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               Divine Liturgy 10:30 AM

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The Christian's Internal and External Enemy

August 28, 2021 Pastor: Rev. George Fyler

Mark 7, 14-23 & Ephesians 6, 10-20

The Christian’s Internal and External Enemy

14th Sunday after Pentecost – Proper 17-B

08-29-2021 @ Christ Lutheran Church, Cleveland, Ohio


20 And he said, “What comes out of a person is what defiles him.  21 For from within, out of the heart of man, come evil thoughts, sexual immorality, theft, murder, adultery, 22 coveting, wickedness, deceit, sensuality, envy, slander, pride, foolishness.  23 All these evil things come from within, and they defile a person.”(Mark 7) (and) 10 Finally, be strong in the Lord and in the strength of his might.  11 Put on the whole armor of God, that you may be able to stand against the schemes of the devil.  12 For we do not wrestle against flesh and blood, but against the rulers, against the authorities, against the cosmic powers over this present darkness, against the spiritual forces of evil in the heavenly places.  13 Therefore take up the whole armor of God, that you may be able to withstand in the evil day, and having done all, to stand firm.  (Ephesians 6)

In the name of the Father and of the (X) Son and of the Holy Spirit.  Amen.

Dear Beloved of the Lord:

According to these two texts we learn that believers struggle in life surrounded by sin, death, Devil, and hell.  Our enemy is both internal and external, inside of us and outside of us.  It is the old Adam who wreaks havoc inside of each of us AND the old evil foe who prowls around us seeking whom he may destroy.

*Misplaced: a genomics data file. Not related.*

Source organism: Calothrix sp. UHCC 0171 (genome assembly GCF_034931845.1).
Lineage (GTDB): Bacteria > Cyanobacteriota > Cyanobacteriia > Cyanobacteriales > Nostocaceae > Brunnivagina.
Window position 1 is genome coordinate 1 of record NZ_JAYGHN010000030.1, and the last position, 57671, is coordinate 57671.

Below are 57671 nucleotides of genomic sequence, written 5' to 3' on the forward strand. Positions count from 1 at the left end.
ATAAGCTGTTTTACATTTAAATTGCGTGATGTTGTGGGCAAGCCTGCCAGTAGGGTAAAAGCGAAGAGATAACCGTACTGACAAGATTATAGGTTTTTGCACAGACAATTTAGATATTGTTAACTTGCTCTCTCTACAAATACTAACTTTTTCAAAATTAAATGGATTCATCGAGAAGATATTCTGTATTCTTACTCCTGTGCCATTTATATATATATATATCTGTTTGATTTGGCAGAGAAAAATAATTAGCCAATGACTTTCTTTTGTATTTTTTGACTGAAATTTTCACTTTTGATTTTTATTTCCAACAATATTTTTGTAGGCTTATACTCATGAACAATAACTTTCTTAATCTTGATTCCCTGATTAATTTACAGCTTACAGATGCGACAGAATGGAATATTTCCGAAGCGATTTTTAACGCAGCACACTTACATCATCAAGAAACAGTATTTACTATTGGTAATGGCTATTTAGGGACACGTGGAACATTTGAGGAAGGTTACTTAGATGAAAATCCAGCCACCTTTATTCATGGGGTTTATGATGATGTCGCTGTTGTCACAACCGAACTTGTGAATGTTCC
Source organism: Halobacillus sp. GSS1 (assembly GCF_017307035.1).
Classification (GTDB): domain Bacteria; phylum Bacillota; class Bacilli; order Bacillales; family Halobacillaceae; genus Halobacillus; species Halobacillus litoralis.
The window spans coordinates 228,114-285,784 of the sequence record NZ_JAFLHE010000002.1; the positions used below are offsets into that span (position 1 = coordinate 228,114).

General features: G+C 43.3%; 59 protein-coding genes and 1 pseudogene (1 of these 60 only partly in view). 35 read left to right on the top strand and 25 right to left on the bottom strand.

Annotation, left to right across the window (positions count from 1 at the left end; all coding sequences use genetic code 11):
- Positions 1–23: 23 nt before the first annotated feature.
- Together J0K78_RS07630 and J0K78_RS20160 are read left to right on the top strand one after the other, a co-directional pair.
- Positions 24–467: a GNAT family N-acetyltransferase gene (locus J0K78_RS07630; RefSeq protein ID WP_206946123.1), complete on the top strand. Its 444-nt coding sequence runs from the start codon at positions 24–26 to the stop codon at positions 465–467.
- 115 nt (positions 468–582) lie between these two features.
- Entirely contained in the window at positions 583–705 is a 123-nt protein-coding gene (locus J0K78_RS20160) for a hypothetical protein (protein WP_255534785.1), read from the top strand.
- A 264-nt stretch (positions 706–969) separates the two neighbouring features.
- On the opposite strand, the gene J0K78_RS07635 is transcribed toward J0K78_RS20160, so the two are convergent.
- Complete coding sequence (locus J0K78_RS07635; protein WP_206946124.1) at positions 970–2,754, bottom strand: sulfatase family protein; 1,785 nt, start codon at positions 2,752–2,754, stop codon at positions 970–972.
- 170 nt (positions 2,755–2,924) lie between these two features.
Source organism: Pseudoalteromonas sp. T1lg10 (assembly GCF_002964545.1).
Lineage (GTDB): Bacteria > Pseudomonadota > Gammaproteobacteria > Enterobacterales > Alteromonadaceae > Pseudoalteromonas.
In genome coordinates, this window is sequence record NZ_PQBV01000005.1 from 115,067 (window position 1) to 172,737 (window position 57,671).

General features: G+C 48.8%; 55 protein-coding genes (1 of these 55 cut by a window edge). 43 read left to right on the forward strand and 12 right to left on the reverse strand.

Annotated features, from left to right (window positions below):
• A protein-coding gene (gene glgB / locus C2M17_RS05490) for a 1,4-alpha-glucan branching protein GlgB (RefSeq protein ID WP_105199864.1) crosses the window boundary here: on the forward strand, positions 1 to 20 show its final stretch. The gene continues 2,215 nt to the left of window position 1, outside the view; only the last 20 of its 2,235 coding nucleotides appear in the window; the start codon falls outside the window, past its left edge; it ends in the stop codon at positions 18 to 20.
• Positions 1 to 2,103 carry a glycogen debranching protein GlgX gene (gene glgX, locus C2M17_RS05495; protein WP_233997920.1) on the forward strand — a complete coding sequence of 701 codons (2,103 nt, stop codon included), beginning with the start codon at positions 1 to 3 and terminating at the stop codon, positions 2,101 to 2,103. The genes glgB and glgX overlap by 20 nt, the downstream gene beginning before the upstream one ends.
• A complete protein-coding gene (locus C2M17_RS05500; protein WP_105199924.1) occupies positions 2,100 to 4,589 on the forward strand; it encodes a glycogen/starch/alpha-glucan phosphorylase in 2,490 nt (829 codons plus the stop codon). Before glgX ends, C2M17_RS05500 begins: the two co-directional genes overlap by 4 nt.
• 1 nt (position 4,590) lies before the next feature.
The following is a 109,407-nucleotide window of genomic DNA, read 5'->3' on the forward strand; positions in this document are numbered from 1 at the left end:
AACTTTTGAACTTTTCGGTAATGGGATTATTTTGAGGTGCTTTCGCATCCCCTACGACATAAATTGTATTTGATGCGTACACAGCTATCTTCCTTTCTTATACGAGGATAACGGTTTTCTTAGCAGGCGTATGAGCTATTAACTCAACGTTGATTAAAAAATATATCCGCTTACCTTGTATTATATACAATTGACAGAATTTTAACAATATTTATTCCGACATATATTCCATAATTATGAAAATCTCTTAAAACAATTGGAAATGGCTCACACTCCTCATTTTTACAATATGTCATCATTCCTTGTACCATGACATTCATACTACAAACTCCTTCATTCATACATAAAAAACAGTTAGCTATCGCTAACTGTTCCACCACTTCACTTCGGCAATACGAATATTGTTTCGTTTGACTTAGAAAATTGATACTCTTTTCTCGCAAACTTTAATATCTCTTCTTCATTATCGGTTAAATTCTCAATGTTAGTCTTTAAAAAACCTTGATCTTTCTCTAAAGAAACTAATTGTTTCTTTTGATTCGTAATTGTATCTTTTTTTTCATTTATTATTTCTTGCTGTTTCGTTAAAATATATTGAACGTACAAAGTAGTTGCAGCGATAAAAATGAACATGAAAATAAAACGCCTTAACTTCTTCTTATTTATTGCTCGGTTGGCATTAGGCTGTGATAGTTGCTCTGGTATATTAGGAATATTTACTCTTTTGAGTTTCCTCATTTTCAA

The broad truths that the Scriptures teach often come out of narrow contexts.   For instance, in last week’s Gospel, Jesus engaged in a back and forth with religious leaders about the authority of human traditions, the “Pharisaical ceremonial” practice of washing hands, and what makes a person ritually unclean.  At the beginning of today’s Gospel, Jesus expanded the audience by inviting the crowd into the conversation (perhaps they were the same people he had miraculously fed in Mark chapter 6).  Jesus says,  “Hear me, all of you, and understand” (7:14).  Then, with everyone’s attention, Jesus taught about what makes a person truly unclean.  In a departure from or, at least, an expansion of the Old Testament Law (see Leviticus 11  and Deuteronomy 14), Jesus declared food does not make a person unclean.  What goes into the body is not the problem.  It is what comes out.  Out of the heart of man come evil thoughts, words, and actions.  Such evil comes out because it already lurks within.

Today’s Gospel and Epistle texts invite us to focus on the identity of our true enemy/enemies.  The timing is good, because in our increasingly polarized culture it is far too common to find mortal enemies around every corner.  Who is my enemy?  Is it the network pushing fake news?  Is it the political party trying to destroy the country?  Is it people spreading lies about the vaccine?  Is it the local school board, the ambitious colleague, the omnipresent screen?  There are many enemies.  Notice we often describe them as someone (or something) else—outside of us, lurking in the dark shadows of the night or blinding us with a distracting laser focused light we cannot ignore.